In case you need more evidence of how much damage keeping the filibuster might end up doing, add this to the list: It could make a future stolen presidential election more likely.

This is thrust upon us by new revelations about the extent of Donald Trump’s efforts to overturn his 2020 loss — and by an important new paper by a leading legal scholar warning of future election subversion. Both should prompt new urgency among Democrats.

The revelations come from the new book “Peril,” by The Post’s Bob Woodward and Robert Costa. The headline: Two GOP senators — Lindsey Graham of South Carolina and Mike Lee of Utah — took Trump’s lies about election fraud seriously enough to devote real resources to vetting them.

But for our purposes, the more important revelation involves how those lies were supposed to interlock with the broader scheme cooked up by Trump and his co-conspirators.

The key takeaway: Gaping holes in the Electoral Count Act — the 1887 law that governs how Congress counts electoral college votes — were central to the chances that their scheme might succeed.

The book recounts that four days before Jan. 6 — when Congress counts the electoral votes — Lee received a White House memo outlining how Vice President Pence could scuttle the process, according to a new Post piece about the book.

Because Republicans in several swing states had voted to send sham electors for Trump to Congress, it argued, Pence could simply set aside the actual electors from those states for President Biden. Both sets would be invalid, and Pence could count the remaining electors, designating Trump winner of a majority of them.

The memo suggested this as a potential option, and it also suggested Pence could use objections by GOP lawmakers to Biden’s electors to delay the process. The book reports that Pence explored this idea before rejecting it.

Let’s be clear: The fact that these ideas were considered this seriously was made possible in part by the absurd ambiguities in the Electoral Count Act, or ECA.

Dangerous ambiguities

First, because the ECA provides that a state can appoint new electors if the election “failed” — which is defined very vaguely — the idea was to use “election fraud” lies to declare that popular voting “failed” to render a clear outcome. GOP legislatures could then appoint electors for Trump, regardless of their state’s popular votes.

Second, because the ECA makes it easy for Congress to object to electors — only one lawmaker from each chamber can force votes on whether to count them — the idea was to get congressional Republicans to invalidate Biden’s electors in key states. Trump would prevail with a majority of remaining electors.

Third, because the ECA does not clearly define the vice president’s role (as president of the Senate) as purely ceremonial, the idea was to get Pence to somehow rule in favor of the objections to electors, or at least to delay the count.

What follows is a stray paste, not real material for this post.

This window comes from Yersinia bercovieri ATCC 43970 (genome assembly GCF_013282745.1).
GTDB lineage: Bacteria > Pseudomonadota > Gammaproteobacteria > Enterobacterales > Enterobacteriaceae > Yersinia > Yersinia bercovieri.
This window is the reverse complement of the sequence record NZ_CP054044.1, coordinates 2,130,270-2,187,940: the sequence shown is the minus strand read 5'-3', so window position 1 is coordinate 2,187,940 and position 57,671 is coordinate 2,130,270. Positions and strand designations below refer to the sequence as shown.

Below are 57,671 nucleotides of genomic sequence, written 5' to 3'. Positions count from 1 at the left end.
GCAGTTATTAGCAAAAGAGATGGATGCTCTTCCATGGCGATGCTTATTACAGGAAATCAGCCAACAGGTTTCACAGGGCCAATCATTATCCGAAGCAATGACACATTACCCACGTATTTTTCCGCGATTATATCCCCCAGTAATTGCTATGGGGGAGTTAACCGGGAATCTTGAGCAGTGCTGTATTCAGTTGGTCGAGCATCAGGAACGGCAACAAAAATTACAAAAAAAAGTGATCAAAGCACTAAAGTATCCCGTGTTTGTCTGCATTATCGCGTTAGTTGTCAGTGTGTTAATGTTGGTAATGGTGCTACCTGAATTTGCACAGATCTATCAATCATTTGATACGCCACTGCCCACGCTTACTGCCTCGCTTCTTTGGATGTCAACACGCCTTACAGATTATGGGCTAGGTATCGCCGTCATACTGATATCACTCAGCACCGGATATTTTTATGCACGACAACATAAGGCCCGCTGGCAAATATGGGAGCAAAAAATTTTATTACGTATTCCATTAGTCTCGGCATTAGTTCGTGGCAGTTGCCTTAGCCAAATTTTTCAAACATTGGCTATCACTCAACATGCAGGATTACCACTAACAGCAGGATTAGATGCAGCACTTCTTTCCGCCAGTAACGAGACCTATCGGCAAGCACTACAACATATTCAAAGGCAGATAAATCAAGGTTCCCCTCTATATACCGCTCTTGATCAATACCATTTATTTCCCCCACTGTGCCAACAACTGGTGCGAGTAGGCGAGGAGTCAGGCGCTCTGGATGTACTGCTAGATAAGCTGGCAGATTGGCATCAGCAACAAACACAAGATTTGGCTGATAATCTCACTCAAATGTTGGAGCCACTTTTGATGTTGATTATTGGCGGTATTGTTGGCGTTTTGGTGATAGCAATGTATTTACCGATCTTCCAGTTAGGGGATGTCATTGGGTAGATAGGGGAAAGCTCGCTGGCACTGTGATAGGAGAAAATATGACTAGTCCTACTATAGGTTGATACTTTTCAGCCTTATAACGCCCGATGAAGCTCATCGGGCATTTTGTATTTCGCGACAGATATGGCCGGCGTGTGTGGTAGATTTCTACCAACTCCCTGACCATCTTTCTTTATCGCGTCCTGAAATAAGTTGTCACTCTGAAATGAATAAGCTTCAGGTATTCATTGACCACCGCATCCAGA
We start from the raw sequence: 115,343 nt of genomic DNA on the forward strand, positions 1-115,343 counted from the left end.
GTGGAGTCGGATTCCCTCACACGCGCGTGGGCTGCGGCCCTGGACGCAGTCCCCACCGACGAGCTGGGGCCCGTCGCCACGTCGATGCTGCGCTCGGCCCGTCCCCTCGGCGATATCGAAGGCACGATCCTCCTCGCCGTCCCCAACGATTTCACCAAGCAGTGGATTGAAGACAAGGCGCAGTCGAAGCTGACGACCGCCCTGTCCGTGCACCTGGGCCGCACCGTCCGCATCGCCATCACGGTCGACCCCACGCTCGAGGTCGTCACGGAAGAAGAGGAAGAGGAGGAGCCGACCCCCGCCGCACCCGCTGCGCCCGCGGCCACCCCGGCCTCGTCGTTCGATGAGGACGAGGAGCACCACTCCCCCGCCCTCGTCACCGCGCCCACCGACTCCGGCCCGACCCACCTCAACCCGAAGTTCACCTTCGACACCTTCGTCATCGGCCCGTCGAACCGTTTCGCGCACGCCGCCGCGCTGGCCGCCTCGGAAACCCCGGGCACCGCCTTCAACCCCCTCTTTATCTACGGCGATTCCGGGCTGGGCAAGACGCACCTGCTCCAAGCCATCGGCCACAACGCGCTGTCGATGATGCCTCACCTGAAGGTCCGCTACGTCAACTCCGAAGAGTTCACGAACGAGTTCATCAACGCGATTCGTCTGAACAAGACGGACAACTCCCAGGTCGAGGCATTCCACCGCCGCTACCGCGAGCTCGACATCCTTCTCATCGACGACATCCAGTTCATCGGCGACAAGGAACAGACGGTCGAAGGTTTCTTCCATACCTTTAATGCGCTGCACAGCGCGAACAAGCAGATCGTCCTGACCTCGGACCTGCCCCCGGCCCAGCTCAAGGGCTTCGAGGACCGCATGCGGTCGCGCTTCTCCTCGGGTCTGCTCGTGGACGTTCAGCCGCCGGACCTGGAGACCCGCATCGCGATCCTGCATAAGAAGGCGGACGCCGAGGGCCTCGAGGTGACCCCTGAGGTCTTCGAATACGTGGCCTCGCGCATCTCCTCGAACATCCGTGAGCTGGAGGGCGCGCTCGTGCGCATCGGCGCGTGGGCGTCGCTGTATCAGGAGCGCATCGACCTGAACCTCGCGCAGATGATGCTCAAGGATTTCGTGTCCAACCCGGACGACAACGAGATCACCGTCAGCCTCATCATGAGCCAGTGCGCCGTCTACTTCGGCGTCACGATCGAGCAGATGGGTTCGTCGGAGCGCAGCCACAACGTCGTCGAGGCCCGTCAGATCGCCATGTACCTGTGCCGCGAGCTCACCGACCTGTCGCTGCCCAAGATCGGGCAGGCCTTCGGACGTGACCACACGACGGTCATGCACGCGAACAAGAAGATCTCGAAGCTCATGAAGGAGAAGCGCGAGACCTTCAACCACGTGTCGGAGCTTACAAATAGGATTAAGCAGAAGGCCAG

That would either result in Trump prevailing with a majority of electors, or buy enough time for GOP legislatures to send rogue electors. Remember, getting Pence to rig or delay the count was precisely what Trump incited the Jan. 6 mob to accomplish.

A ‘respectable bloodless coup’

In a great new draft paper, election law scholar Richard L. Hasen warns that we face “serious risk” of “election subversion” or an “actual stolen election.” Hasen discusses reforms that could avert such scenarios, which will also be the topic of a conference on Friday.

In the last election, no GOP legislature appointed rogue electors, a majority of Congress voted to uphold Biden’s electors, and Pence ultimately backed away from the plot. But some GOP legislators did consider this scheme, around 150 congressional Republicans did vote to subvert Biden’s electors, and Pence did explore the outer limits of what he might do for Trump.

And if the GOP controls the House and Senate on Jan. 6, 2025, Congress can simply count rogue electors sent by a given state, or refuse to count the rightful ones. If Republicans control just the House, Congress might deadlock, prompting a contingent election in the House decided by state delegations, and the Republican would win.

Indeed, as Hasen notes, the scheme getting even this far shows we are vulnerable to a future “respectable bloodless coup,” one “dependent upon technical legal arguments overcoming valid election results." This, plus the fact that some Republican candidates are now campaigning on a vow to subvert future losses, requires cutting off these pathways.

So Hasen recommends dramatically raising the threshold for Congress to object to electors; rewriting rules to make “frivolous objections” harder; and defining “failed” elections as only resulting from natural disasters or terrorist attacks, to forestall states sending rogue electors. Hasen also recommends mandating that states follow procedures making it harder to corrupt the appointment of electors.

Other ECA reforms suggested by election experts include clarifying that Congress must count a state’s legitimately determined electors, and that the vice president has zero role in deciding disputes over the electoral count.

Democrats should push for ECA reform, and I expect they will. But nothing will pass as long as the filibuster remains.

“The window is closing,” Hasen told me. “The filibuster is the major impediment to Congress taking steps to avert a potential stolen election in 2024.”

Do Democrats grasp the true urgency of this? It’s not clear that they do.